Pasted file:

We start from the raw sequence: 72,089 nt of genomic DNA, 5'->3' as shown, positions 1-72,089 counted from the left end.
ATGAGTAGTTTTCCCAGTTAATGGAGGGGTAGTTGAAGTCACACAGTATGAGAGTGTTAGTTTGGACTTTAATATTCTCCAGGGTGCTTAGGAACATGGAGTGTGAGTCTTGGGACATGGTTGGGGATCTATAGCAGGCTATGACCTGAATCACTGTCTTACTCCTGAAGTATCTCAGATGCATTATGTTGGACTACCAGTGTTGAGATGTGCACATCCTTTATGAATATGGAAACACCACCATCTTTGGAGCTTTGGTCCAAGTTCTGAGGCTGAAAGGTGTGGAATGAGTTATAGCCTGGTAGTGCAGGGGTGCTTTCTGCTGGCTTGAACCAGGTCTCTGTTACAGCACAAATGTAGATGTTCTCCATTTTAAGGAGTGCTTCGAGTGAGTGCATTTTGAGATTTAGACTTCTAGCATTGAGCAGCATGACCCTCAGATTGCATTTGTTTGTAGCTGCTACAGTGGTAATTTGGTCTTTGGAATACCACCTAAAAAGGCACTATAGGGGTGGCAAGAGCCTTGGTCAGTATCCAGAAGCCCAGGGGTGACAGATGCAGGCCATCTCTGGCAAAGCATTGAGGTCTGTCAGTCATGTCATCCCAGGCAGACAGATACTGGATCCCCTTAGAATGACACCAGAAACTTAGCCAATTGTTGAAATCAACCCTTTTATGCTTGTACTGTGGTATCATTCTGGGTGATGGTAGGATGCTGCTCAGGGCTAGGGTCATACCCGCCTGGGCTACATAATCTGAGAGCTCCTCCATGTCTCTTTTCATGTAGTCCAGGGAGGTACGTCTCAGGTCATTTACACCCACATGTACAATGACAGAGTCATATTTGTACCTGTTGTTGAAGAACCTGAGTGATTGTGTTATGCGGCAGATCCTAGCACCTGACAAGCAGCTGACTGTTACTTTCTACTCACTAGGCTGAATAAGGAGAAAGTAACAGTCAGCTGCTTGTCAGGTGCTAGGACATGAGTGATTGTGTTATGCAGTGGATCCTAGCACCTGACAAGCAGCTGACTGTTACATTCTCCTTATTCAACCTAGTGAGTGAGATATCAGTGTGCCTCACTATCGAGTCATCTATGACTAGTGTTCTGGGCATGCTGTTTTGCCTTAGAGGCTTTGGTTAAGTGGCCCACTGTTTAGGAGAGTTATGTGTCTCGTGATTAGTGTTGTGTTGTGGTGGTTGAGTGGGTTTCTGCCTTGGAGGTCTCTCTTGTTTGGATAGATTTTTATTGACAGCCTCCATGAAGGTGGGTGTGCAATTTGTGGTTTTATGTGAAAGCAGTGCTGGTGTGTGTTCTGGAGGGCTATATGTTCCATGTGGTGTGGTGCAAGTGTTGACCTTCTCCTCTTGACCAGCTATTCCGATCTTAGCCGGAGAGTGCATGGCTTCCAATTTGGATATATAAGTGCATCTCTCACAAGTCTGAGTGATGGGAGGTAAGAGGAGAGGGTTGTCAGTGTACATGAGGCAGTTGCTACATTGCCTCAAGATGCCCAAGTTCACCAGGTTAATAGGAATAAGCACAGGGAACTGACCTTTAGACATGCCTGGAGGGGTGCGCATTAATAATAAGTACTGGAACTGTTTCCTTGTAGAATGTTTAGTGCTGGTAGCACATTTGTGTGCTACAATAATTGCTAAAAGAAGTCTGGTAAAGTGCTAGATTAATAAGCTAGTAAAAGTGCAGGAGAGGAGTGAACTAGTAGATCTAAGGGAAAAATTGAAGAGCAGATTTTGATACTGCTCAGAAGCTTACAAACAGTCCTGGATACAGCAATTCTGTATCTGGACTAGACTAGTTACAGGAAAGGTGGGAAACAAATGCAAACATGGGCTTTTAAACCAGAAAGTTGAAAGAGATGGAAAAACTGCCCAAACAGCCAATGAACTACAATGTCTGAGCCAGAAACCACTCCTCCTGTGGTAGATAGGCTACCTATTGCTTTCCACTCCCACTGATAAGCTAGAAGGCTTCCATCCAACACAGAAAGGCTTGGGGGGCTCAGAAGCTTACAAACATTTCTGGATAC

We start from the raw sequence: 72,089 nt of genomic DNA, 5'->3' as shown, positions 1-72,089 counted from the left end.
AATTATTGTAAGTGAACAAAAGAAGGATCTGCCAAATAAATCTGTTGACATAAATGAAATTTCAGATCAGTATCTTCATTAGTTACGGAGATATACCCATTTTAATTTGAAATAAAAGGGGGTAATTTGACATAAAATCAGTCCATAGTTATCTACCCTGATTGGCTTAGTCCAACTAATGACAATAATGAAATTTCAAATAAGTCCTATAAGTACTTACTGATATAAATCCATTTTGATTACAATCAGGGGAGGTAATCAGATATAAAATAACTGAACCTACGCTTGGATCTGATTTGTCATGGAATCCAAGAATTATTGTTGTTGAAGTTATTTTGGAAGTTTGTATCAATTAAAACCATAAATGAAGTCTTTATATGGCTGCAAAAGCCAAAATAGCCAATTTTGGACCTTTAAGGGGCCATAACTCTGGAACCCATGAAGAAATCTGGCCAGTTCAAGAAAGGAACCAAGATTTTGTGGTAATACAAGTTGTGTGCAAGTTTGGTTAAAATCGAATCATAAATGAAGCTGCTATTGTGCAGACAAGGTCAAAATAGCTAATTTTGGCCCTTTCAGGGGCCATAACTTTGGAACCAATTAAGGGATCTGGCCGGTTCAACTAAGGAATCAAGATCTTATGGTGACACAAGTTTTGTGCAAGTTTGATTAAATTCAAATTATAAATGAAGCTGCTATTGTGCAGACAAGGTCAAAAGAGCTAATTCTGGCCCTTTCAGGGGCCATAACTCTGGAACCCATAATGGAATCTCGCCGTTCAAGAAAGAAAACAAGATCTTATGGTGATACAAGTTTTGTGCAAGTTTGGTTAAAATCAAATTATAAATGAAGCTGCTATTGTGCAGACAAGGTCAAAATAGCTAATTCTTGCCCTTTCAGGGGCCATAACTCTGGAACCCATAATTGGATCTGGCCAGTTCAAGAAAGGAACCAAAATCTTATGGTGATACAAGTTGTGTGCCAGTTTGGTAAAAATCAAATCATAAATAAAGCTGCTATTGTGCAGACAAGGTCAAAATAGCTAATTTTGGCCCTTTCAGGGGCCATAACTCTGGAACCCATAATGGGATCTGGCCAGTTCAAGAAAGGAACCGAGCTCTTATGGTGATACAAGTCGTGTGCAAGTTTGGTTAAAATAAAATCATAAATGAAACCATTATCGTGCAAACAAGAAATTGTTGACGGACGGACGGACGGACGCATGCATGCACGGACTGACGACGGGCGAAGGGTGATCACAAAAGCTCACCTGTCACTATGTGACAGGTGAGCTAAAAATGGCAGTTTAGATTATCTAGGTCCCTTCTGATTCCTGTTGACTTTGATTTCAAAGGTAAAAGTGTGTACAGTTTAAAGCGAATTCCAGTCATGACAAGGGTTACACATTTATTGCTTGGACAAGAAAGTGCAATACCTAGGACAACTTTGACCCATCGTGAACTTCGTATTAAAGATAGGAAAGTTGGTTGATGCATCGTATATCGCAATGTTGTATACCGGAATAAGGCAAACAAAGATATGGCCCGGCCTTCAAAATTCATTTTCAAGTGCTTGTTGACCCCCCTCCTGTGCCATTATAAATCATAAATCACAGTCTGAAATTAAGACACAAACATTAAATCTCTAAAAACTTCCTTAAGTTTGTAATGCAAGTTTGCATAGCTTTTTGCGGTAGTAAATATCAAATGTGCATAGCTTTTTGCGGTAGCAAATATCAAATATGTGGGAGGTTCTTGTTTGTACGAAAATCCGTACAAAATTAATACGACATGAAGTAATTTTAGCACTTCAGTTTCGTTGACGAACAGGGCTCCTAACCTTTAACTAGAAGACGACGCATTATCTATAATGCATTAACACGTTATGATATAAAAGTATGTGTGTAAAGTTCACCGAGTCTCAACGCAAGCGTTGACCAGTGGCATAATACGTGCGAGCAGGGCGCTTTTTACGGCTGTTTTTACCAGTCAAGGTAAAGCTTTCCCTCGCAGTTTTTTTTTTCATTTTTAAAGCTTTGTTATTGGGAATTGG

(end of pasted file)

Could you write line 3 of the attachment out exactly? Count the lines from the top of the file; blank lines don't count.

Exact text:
We start from the raw sequence: 72,089 nt of genomic DNA, 5'->3' as shown, positions 1-72,089 counted from the left end.